reflection

DEATH'S HEAD #1 is a great beginning for Marvel’s new miniseries. If you’re in the mood for big guns and mile-a-minute action, you won’t want to miss this one.
Writing
Dialogue
Pencils/Inks
Coloring
Lettering

Review: DEATH’S HEAD #1 – Big Guns And Mile-A-Minute Action

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Cyborgs, dimension-hopping, space bounty hunters…sounds interesting, yes? All that and much more is here in Death’s Head #1, the new title from Marvel.

After a meeting with his employer goes south, Death’s Head finds himself transported to Earth. He revives in the middle of a punk show, only to find himself squaring off against Wiccan and Hulkling of the Young Avengers, and antics ensue.

The Writing

Death’s Head isn’t exactly an obscure figure. The cybernetic bounty hunter is a cult favorite first introduced in the UK in 1987. In the character’s own way, Death’s Head is a perfect distillation of ‘80s dark age, hyper-violent excess. And, in that spirit, Death’s Head #1 doesn’t spend much time establishing the character, preferring instead to jump right into the action.

The book doesn’t offer readers much time to breathe. It’s one action sequence flowing into another, with Death’s Head intent on killing just about anyone he can get his hands on. It may just be the shared UK roots, but one can’t help picking up on hints of Judge Dredd here, at least in terms of style.

Writer Tini Howard is not shy about weaving humor into the story as well, though. In fact, it’s that balance of humor and action that proves critical to making the story work. The banter between Hulkling, Wiccan, and Death’s Head is among the strongest assets present in Death’s Head #1. There are chuckle-worthy moments spread throughout the book, too (“Drain in floor detected. Statistics suggest that the likelihood of being eviscerated in a room with a drain in the floor is 94%.”) Without that critical counterbalance, the book could come across as very one-note.

That said, there are more subtle themes at play here, too. Even though Death’s Head is the name on the cover, much of the real conflict seems focused primarily around Wiccan. The character’s desire to rejoin The Avengers seems to be central to his development, and to the story at large.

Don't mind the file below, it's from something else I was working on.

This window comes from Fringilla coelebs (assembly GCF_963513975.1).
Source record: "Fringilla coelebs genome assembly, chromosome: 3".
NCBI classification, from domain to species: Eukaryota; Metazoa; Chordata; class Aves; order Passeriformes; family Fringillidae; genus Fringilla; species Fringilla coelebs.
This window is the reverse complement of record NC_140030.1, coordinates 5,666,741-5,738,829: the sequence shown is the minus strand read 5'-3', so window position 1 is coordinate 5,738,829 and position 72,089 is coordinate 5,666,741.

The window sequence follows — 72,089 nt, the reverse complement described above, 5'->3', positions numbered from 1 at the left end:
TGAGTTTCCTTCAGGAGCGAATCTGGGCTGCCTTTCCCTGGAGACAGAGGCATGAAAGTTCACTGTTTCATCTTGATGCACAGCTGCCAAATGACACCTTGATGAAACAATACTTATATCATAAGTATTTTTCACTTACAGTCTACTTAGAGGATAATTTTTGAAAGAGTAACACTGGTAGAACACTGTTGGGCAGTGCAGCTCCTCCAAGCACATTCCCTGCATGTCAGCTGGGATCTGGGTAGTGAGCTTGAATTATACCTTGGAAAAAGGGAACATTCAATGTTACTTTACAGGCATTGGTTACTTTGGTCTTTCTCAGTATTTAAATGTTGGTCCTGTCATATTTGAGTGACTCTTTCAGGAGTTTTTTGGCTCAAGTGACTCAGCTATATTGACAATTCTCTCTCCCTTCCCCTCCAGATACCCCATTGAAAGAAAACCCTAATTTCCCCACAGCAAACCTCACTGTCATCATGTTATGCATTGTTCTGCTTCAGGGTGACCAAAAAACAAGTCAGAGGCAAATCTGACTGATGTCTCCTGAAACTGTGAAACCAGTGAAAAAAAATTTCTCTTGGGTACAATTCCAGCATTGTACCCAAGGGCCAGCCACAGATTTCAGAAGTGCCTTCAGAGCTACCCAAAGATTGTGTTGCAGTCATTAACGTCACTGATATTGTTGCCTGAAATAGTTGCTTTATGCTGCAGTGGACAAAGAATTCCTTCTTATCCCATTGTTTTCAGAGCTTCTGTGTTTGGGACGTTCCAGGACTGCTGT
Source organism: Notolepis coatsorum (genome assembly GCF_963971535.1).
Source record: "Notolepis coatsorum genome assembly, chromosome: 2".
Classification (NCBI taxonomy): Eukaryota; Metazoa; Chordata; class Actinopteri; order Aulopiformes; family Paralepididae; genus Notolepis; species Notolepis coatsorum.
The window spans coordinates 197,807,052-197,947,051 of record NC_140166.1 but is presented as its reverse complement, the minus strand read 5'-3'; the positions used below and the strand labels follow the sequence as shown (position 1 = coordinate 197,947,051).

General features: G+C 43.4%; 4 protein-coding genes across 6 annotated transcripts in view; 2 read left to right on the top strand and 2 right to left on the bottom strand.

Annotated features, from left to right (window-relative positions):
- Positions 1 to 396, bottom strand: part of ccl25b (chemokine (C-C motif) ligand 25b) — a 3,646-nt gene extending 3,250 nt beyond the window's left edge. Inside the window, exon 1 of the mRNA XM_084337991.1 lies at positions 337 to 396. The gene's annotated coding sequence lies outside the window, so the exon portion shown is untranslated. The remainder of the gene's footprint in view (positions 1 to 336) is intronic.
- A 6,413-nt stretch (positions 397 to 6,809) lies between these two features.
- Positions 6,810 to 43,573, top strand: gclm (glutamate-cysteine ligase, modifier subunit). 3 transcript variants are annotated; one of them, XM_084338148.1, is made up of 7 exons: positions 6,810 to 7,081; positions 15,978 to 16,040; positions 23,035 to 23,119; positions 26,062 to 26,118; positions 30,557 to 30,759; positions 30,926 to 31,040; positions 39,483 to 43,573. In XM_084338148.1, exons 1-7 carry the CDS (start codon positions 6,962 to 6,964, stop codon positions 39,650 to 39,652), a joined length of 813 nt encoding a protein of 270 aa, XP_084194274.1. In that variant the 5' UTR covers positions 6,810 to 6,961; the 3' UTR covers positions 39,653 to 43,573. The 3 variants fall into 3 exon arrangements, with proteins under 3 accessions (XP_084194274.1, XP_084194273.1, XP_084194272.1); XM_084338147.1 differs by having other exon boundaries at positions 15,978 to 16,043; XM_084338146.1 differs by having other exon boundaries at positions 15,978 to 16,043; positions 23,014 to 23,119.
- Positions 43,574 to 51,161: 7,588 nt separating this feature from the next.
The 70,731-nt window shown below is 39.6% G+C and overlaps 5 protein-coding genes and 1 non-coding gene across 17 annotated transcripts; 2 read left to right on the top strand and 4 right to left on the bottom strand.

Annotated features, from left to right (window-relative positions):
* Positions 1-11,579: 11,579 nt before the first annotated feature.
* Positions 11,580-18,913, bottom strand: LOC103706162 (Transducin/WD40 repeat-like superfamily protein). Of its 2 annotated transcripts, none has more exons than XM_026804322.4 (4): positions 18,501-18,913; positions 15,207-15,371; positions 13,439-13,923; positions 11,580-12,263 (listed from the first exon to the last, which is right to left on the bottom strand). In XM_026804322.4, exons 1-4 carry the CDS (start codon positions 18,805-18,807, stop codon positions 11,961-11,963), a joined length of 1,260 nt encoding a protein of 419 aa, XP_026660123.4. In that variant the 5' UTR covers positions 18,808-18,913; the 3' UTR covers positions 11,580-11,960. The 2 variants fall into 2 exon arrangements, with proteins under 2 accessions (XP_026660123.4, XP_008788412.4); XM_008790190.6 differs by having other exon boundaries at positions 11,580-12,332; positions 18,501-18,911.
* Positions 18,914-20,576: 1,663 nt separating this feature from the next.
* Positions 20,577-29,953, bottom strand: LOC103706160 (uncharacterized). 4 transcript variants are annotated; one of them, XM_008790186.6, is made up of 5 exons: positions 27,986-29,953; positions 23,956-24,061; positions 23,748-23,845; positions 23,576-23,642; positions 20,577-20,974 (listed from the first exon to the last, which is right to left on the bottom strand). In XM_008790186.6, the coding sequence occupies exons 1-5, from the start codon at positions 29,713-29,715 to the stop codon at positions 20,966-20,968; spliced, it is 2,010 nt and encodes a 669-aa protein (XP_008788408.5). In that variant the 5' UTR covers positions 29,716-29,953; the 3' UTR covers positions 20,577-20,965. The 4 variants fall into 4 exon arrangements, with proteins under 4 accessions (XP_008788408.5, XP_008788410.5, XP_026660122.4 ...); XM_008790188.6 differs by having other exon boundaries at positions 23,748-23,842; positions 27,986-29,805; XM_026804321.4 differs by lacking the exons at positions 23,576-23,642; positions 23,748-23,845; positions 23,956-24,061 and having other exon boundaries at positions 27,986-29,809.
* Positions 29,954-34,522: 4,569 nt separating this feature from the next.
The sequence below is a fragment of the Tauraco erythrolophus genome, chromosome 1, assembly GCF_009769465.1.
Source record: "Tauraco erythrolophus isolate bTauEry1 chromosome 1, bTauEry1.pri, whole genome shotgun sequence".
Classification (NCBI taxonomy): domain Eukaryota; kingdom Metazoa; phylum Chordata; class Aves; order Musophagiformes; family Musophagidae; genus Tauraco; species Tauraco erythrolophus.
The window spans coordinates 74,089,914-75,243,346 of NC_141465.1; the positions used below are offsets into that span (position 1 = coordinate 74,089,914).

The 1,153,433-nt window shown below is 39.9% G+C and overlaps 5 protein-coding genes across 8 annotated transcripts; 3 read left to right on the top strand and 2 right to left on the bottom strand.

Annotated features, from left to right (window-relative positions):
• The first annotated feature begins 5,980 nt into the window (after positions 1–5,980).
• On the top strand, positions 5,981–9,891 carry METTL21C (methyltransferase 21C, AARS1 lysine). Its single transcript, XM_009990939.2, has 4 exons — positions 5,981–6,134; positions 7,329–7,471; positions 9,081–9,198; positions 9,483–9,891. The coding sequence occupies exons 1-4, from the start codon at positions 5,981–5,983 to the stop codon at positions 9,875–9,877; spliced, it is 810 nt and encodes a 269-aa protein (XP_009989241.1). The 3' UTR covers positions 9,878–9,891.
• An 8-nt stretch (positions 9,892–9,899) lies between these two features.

The book provides some intrigue as well, closing this initial issue with a hook meant to ensure readers return. Based on what we see, it looks like we’re in for an interesting ride.

Death's Head #1

Death's Head #1

Death's Head #1

The Artwork

Artist Kei Zama brings some fairly impressive artwork to the table in Death’s Head #1. Her illustrations are dynamic and crackle with energy on each page. This works especially well for the fight sequences through most of the book. Still, it’s richly-detailed, which helps to securely ground the reader, especially in those quieter passages.

The inks effectively convey the mayhem of these scenes. Of course, that does have its downsides, too. Some sequences can be hard to follow, given the constant shifts and unorthodox use of perspective. There is the odd panel here and there in which it’s hard to make out what’s really being shown. Despite those issues in composition, it’s a strong and well-stylized showing overall.

Colorist Felipe Sobreiro employs a wide and very vibrant color palette in Death’s Head #1. The colors can almost overload the reader’s eye at certain times; the effect works, though, underscoring the chaotic action unfolding on the page. Sequences seen through the eyes of Death’s Head employ hazy, yellow-tinged effect that clearly echoes notes of The Terminator, further underscoring the ‘80s action tone.

Final Thoughts

Death’s Head #1 is a great beginning for Marvel’s new miniseries. If you’re in the mood for big guns and mile-a-minute action, you won’t want to miss this one. Pick it up July 31 at your local comic book shop.

David DeCorte
David DeCorte covers comic book, entertainment, pop culture, and business news for multiple outlets. He is also a sci-fi writer, and is currently working on his first full-length book. Originally from San Diego, he now lives in Tampa.